• ¼ cup bread crumbs
  • 2 minced garlic cloves
  • 1 teaspoon salt
  • pepper
  • 1 teaspoon ground cumin
  • a bunch of chopped parsley
  • 1 lightly beaten egg
  • 3 tablespoons olive oil
  • 1 teaspoon tomato paste
  • 1 teaspoon vinegar
  • 2 tablespoons wine
  • 1 teaspoon lemon juice

For the Sauce

  • 15 ounces chopped tomatoes 400 grams-may be canned
  • 1 tablespoon tomato paste
  • 1 teaspoon salt
  • Pepper
  • A pinch of sugar
  • 1/3 cup olive oil
  • * I sprinkled some fresh chopped parsley from my balcony for color.


  • For the meat balls, mix all the ingredients, kneading them for a few minutes. Place the mixture in the refrigerator and let it sit for at least 20 minutes.
  • Preheat the oven at about 350 degrees Fahrenheit ( 175 Celsius).
  • Start making the sauce, mix in a bowl the tomatoes, olive oil, paste, salt, pepper, sugar and process in a food processor until smooth. Put in a small pan and add about 2 cups water, mix well, let it come to a boil and then lower the heat and simmer for about 10 minutes.
  • Take out the beef mixture and shape into cylindrical shapes. Make about 20.
  • Take a large enough casserole dish that can fit all the meatballs in one layer. Start by pouring the sauce in the casserole dish, spreading it. Than you place the meatballs on the sauce (raw) in one layer. Drizzle some olive oil on top of them and bake them until they lightly brown for about 45 minutes. Than turn on the other side so that they brown on that side as well for about 10 minutes. (If the sauce starts drying out, add 1/4 cup hot water at a time in the pan).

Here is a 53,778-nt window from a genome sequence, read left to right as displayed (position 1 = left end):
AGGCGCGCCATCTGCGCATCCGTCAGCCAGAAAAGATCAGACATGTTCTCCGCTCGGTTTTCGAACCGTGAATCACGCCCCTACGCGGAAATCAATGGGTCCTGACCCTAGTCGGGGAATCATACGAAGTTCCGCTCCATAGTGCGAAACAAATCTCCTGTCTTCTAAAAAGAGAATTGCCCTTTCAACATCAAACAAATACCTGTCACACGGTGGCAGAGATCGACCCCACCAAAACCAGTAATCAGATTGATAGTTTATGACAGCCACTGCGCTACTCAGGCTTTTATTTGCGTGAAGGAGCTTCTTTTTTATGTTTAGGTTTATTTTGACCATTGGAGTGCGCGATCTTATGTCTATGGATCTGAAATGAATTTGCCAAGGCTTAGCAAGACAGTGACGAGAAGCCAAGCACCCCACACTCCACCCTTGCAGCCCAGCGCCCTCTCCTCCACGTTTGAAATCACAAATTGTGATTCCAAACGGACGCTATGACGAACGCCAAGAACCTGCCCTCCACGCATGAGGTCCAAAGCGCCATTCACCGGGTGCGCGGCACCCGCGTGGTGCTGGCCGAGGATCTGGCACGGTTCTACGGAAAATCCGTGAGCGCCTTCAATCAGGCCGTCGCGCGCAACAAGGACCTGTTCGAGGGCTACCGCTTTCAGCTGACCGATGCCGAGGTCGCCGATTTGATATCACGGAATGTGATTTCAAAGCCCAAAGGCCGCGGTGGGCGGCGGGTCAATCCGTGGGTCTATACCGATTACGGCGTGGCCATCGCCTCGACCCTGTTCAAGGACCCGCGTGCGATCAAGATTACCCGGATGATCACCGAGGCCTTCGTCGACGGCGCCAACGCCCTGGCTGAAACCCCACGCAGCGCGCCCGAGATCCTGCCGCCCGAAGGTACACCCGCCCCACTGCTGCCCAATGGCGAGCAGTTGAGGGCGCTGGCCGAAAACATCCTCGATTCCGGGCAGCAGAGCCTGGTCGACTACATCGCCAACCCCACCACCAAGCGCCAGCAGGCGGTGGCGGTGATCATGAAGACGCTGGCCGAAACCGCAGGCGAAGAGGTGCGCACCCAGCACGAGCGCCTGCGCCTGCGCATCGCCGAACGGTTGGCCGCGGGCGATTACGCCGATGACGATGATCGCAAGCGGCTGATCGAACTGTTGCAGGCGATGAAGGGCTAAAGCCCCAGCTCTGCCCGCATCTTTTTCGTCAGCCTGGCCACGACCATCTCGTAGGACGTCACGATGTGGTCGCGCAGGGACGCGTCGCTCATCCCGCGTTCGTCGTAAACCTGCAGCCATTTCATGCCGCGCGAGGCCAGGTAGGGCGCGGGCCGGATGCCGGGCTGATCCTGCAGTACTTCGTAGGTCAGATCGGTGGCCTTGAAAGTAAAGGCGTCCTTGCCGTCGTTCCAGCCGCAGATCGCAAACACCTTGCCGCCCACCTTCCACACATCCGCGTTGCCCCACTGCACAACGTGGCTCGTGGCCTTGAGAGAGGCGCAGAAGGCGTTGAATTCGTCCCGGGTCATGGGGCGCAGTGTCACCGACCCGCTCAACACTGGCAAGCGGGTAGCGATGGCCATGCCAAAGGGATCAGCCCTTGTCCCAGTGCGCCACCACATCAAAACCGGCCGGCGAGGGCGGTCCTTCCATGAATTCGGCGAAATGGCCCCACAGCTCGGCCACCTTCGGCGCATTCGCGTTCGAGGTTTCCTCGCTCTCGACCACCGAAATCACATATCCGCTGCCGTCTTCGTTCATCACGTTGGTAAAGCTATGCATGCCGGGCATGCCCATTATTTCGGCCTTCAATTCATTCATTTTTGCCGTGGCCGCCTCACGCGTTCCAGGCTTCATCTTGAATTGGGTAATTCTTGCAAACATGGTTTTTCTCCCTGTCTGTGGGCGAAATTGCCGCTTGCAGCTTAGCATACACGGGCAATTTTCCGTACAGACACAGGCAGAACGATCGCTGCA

• Remove and serve with rice or mashed potatoes or another type of starch.
Nutrition Facts
Baked Spiced Greek Meatballs in Tomato Sauce-Soutzoukakia
Serving Size
5 g
Amount per Serving
% Daily Value*
* Percent Daily Values are based on a 2000 calorie diet.
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Photos by Elena Paravantes © All Rights Reserved


  1. These meatballs are really good. My family loves them! I have made them many times and am in the process of making them for an appetizer. The cumin is perfect. These meatballs taste like gyro meat, so I suspect that cumin is a big ingredient for gyro. I haven’t tried using other meats, because these turned out so well with a lean ground beef (7%). I may tray a combo of turkey and beef. I would highly recommend these.